Indulge in self-referential writing


The first line of the piece attempts to demonstrate the particular stylistic foible being parodied in the form of one short, pithy example. In the case of more plot- or structure-focused critiques, this is not always possible. However, by this, the third sentence, the conceit should have become obvious.
The paragraph break allows me to take a breath after the first joke and perhaps settle into a slightly longer bit which demonstrates the conceit more fully and pushes it a little further than was possible in the first paragraph. Now that the reader is familiar with what’s going on, they will either enjoy this second stab at it more than the first or, having already got the point, they will have completely lost interest.
Reactions to the piece are likely to be mixed, with some comments praising the writing, some contributing their own jokes based on the same formula as the original and, in rare cases, some apparently missing the fact that the work being presented is parody and defending it against other commenters’ derision. Mixed in with these will be comments from people who have noticed typos or errors of usage in the piece – these bits of well-meaning and useful feedback unfortunately tend to come across as being slightly passive-aggressive.
The longer the piece, the more likely it is that I will have outstayed my welcome and worn out the joke by the end, which will tend to fizzle out.

12 comments:

  1. This is the first post referring to the above self referential article.

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  2. This comment praises the author of the above self-referential article for his powers of self-observation and self-parody; and asks humbly for examples of the subject matter, since its author (pictured on the left) has not yet come across any in her extensive reading.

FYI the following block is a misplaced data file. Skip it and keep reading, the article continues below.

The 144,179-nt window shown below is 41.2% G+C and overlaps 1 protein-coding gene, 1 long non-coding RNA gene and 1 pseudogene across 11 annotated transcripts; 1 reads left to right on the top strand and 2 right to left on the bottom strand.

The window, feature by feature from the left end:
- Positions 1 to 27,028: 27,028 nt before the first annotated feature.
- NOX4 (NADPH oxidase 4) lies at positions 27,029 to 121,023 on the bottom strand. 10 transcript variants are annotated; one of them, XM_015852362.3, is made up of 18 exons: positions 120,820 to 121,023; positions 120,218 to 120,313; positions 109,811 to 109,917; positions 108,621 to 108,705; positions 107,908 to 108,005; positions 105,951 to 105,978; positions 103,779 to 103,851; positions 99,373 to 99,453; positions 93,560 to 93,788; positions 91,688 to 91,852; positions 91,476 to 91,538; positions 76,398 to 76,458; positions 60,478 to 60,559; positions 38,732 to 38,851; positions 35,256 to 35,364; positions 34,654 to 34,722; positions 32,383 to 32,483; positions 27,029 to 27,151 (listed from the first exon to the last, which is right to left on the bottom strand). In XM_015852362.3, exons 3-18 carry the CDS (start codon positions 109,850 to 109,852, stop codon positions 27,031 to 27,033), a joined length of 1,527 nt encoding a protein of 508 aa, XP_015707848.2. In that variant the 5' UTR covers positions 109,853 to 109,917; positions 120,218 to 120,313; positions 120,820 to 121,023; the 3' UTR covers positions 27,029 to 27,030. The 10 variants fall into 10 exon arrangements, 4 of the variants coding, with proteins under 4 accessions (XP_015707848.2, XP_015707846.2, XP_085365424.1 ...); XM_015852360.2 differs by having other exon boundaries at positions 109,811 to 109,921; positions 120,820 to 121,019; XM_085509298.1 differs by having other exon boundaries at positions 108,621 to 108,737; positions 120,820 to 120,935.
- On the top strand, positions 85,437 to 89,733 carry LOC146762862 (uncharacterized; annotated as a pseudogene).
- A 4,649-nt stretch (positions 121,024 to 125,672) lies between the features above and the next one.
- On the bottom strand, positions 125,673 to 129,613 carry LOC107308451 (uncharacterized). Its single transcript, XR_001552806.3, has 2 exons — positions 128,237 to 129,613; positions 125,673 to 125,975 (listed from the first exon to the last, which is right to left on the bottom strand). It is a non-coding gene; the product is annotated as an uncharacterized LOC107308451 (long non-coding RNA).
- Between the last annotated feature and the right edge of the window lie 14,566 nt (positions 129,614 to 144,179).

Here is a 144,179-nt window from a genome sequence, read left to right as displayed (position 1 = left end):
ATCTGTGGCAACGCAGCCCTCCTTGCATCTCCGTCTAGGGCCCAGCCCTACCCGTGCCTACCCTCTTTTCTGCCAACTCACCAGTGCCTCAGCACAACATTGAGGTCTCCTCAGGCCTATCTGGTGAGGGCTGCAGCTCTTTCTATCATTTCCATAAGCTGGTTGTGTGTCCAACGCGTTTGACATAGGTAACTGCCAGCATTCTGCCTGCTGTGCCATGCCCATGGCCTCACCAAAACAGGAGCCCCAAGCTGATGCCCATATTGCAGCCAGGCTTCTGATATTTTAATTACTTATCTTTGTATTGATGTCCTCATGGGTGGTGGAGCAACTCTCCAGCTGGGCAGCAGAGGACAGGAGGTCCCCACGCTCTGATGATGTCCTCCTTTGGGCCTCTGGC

The author also hopes she has used the apostrophe correctly in the above sentence.

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  3. Ceridwen, see:

    http://consc.net/misc/moser.html

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  4. @Ebonmuse: Holy crap, I think my eyes just broke! (thanks, btw ;))

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  5. "Such a piece is sometimes rescued from fizzling out by a sudden shift in tone," proclaimed the pooping purple porcupine.

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  6. This comment misses the point.

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  7. This comment praises the ability of a writer who can actually write such a piece well, and wonders whether a bad writer would have actually been able to write a full piece following the error under consideration.

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  8. Another example of the form:

    http://www.guardian.co.uk/science/the-lay-scientist/2010/sep/24/1

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  9. Why are you all making fun of this, it's really good! Seriously!!!

    - Mrs. The Point

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  10. The end will fizzle out, hmm? Or is it the story which does the fizzling out?

    (said in a highly passive-aggressive tone)

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  11. This comment has seventy-eight letters and is far too late to have much chance of being noticed.

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